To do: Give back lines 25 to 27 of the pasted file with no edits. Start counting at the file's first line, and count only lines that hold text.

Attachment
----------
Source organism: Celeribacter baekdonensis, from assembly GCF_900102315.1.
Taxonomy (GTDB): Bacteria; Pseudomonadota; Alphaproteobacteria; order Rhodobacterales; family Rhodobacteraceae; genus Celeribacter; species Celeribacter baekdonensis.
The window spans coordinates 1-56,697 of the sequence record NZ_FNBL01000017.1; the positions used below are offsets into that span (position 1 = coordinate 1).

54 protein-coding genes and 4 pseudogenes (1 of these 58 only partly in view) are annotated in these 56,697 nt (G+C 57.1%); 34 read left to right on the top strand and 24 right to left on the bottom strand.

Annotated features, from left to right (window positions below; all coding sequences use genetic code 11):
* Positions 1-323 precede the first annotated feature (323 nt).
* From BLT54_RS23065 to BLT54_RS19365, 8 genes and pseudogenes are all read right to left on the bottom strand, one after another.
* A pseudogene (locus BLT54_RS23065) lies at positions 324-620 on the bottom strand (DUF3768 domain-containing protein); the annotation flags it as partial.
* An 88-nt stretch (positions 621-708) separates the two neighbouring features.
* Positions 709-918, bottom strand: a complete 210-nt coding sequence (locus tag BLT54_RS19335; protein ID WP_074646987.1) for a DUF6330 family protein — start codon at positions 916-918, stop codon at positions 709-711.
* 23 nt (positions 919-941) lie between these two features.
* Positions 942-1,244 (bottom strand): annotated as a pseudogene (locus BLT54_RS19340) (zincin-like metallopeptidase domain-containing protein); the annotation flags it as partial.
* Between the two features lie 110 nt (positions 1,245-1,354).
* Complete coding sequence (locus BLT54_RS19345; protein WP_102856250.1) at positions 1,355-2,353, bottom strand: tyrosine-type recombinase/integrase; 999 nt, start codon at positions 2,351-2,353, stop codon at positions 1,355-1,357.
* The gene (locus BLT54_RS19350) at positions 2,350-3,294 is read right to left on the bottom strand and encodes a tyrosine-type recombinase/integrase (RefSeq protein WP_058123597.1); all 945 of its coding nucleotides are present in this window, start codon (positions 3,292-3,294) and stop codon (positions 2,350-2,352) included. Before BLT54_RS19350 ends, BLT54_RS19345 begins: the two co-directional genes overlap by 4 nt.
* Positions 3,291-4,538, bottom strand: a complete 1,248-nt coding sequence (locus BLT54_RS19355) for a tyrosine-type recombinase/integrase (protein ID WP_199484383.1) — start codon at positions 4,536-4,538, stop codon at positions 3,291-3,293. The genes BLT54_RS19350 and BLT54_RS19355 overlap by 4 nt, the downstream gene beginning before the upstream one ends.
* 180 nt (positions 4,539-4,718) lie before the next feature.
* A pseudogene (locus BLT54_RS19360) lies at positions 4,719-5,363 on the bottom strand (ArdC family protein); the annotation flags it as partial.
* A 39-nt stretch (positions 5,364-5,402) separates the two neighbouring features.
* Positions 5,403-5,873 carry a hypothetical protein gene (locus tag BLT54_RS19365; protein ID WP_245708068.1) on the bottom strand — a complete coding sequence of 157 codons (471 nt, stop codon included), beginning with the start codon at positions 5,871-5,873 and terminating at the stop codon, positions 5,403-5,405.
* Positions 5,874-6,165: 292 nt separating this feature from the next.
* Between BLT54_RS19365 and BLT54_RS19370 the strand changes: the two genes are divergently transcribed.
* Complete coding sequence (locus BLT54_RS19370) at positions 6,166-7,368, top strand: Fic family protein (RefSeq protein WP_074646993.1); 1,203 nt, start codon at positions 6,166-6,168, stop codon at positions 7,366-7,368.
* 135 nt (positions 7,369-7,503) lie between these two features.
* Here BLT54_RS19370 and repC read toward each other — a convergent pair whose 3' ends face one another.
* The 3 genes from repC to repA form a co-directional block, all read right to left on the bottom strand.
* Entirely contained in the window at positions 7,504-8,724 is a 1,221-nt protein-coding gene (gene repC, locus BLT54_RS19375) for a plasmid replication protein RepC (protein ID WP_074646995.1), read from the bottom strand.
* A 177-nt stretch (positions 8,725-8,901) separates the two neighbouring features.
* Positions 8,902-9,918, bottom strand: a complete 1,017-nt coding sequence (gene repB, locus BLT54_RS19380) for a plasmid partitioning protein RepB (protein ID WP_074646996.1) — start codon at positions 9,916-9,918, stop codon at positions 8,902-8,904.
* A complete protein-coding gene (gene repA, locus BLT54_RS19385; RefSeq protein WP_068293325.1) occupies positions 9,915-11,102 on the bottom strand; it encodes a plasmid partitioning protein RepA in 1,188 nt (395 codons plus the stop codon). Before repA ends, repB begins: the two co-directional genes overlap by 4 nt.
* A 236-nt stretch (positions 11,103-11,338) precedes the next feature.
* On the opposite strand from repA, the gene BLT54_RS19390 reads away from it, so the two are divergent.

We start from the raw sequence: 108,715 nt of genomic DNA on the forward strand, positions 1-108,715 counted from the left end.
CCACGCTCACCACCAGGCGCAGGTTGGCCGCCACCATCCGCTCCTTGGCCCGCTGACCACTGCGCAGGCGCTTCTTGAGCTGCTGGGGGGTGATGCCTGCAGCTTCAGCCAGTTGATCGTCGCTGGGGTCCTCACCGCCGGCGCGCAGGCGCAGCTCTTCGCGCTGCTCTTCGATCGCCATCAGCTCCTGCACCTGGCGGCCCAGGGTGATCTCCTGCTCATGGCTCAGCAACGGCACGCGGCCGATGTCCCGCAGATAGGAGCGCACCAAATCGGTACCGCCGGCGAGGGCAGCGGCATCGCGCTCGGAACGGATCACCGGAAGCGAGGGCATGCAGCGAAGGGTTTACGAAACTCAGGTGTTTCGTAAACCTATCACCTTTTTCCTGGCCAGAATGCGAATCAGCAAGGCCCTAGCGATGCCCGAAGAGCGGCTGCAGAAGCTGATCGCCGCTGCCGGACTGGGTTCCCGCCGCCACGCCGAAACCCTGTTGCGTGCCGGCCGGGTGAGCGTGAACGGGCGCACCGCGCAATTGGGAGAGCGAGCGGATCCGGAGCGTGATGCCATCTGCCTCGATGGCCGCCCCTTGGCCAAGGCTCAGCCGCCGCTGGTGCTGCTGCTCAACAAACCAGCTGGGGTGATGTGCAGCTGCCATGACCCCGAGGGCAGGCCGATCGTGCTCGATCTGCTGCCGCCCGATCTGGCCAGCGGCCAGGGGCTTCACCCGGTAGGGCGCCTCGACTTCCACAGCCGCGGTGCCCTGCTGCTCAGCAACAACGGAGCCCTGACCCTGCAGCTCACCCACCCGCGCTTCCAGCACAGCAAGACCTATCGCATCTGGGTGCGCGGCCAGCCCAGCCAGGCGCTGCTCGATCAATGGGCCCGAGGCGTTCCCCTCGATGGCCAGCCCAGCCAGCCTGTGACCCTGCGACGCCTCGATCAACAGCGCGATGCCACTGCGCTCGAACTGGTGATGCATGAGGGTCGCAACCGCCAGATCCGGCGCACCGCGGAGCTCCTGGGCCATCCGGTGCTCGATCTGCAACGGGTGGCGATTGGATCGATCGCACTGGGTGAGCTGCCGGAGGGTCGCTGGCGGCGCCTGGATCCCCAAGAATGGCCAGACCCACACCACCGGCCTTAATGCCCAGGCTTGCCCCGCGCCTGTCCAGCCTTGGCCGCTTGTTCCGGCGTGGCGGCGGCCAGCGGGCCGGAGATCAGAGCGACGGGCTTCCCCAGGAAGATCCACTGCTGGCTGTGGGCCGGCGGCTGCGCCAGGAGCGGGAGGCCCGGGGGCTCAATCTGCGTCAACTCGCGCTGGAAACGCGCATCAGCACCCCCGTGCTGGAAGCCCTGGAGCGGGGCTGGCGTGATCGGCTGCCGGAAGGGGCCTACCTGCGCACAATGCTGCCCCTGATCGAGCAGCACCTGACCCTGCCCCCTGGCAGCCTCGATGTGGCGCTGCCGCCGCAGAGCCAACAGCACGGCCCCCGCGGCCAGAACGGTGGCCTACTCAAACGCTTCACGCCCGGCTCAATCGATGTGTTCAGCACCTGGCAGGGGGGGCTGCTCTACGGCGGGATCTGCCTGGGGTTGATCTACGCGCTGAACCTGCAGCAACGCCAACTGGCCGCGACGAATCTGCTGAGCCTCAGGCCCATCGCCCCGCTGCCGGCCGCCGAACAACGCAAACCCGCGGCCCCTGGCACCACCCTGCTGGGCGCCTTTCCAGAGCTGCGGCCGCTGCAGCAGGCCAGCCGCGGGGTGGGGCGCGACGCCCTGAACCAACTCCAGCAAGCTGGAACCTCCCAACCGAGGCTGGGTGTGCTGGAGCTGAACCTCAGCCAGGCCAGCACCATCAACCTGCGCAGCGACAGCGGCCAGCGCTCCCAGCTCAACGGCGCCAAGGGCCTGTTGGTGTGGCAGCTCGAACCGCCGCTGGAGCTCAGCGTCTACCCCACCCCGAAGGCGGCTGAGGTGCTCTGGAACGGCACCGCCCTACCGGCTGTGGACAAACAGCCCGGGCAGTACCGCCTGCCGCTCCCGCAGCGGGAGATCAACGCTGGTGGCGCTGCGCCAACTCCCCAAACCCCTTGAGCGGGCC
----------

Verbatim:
* Here BLT54_RS19370 and repC read toward each other — a convergent pair whose 3' ends face one another.
* The 3 genes from repC to repA form a co-directional block, all read right to left on the bottom strand.
* Entirely contained in the window at positions 7,504-8,724 is a 1,221-nt protein-coding gene (gene repC, locus BLT54_RS19375) for a plasmid replication protein RepC (protein ID WP_074646995.1), read from the bottom strand.